But How Can I be Sure my Widget is Actually Working?

Welcome to the world of statistics, where we try to convince ourselves and our employers/clients/friends/wives that the projects we have spent hours and hours on are actually worthwhile! We will see by the end of this article just how you can too can demonstrate with reasonable certainty that your very own predictor/estimator/widget is having a positive (or negative effect) on the process it is being applied to.

Yes, we're talking about hypothesis testing!

What hypothesis?

The hypothesis that results from the question about whether our widget has a positive (or negative) effect on the process, of course ! If we want to know whether the widget has a positive or negative effect then we must hypothesize the opposite (that there is no effect, or that the widget and the normal process are the same) and try to prove it wrong! This may sound counter-intuitive but one limiting factor about statistics is that you can't prove a statement true, you can only use it to reject a statement (though your're not disproving it).

For example, for my stock market predicting widget, I want to know how I can be 95% confident in my belief that my estimated prediction accuracy of 57% is not just random chance (luck). If you've ever studied the stock market you've probably heard the cliche about how someone let monkeys pick stocks, or threw darts at a dartboard and the resulting random selection of stocks did better than "such and such" a famous money manager. Well, I don't want to end up being the money manager that gets beat by a monkey, that's for sure!

First, in statistics, we are always estimating parameters. In this case we are only estimating the ability of my stock predictor to make correct stock predictions. Because I can't, or wont, test the predictor on every stock ever I can't know it's true 100% ability to make predictions. But this is where the beauty of mathematical statistics comes in...we don't have to! I can estimate the stock's accuracy on a relatively small number of days within the stock's history and then use the principals of confidence intervals to establish a level of confidence or belief that my predictor is better or at least not eqaul to a random predictor.

Secondly, we want to know something about how we expect the process to function without the help of our widget. For my stock widget, I want to know if my predictor is significantly different than a random predictor, i.e. a monkey throwing a dart at a dart board filled with stock predictions (if monkeys could do that).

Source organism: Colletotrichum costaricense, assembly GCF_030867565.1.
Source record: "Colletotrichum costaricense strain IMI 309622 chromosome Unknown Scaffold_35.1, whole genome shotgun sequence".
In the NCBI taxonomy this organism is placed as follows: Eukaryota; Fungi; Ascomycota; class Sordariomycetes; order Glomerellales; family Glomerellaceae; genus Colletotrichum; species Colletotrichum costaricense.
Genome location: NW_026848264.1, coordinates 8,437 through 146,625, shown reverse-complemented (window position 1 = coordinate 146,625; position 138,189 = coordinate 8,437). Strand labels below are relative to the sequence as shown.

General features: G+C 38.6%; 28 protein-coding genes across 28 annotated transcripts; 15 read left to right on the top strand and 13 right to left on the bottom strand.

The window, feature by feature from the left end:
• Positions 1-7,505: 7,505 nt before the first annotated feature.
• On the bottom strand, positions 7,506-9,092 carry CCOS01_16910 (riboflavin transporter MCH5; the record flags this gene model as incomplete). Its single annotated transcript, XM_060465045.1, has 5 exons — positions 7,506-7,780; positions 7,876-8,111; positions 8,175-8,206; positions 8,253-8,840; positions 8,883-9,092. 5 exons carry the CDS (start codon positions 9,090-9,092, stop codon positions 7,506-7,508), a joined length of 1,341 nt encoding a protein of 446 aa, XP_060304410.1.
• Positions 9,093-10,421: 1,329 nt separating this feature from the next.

So how do we know what our process will do without our widget? Easy! We simply sample the output! Sometimes we can do this theoretically, as in the case of my stock market predictor.

My stock predictor only makes predictions on whether the stock should be bought or sold. I can say that the accuracy of my stock predictor, which comes in the form n correct predictions out of N attempts, looks a lot like a Binomial distribution! Actually, Binomial distributions look a lot like Normal/Gaussian distributions ...otherwise known as the Bell curve. A Binomial distribution can be produced with the following 4 steps:

1.) flip a coin 100 times and write down how many times you got heads - we'll call this a "coin flip trial" with a heads population of "p-heads".

2.) we do 1000 "coin flip trials" - yes it will take a while

3.) after the "coin flip trials" are finished we make a chart and plot each unique value of "p-heads", and the number of times we got each one of the "p-heads".

4.) We stand back and marvel at our new representation of the Binomial Distribution - it should look this.

This is what would happen if I randomly chose whether the stock would go up or down. It would achieve 50% accuracy on average.

If you get an evenly balanced coin you will notice that your most popular choice for "p-head" is 50. You will also notice that most of the values fall within the range 45 and 55.

Now, let's say that the evenly balanced coin is a random stock predictor. It will only predict half of all possible stock moves correctly... i.e. you lose as much as you make over time. But when I run my stock predictor on a random sample of the market it tells me that I got 57% of the predictions correct!. Since this estimated accuracy is only on a small random portion of the market, how do I know that I didn't just get lucky? How do I know I'm not a monkey (this may be an altogether different question :-)?

Going back to my hypothesis, I need to evaluate the claim that (Accuracy_random = Accuracy_mystockwidget). But this is the same as evaluating (0 = Accruacy_mystockwidget - Accuracy_random) Now, we know that the accuracy of the random predictor will be distributed according to the picture above. Incredibly, my stock predictor should actually follow the same pattern, only shifted over to the right slightly. But here's the even more incredible thing, if we subtract the two variables, and plot the results the associated relative frequencies, it will also look like the above!

If the resulting distribution contains 0 in a centered 95% selection of it's values about its mean, then we will be forced to make the satement, "We fail to reject the hypothesis that Theo's stock widget is equal to a random monkey predictor." However, if 0 is not found about this center 95% of the distribution, then I can proudly say that I reject the claim that they are equal in favor of the claim that my predictor is different from a coin-flippining monkey (and I will later go on to say that of course it is much better!). So what do the numbers say? Let's take a look at another sweet chart!

And so we see that from a statistical standpoint, my stock predicting widget is significantly different from a coin-flipping-dart-throwing monkey predictor!

Isn't statistics cool?

note: I haven't yet acheived 57% accuracy yet, so hold your horses and your money until I do :-)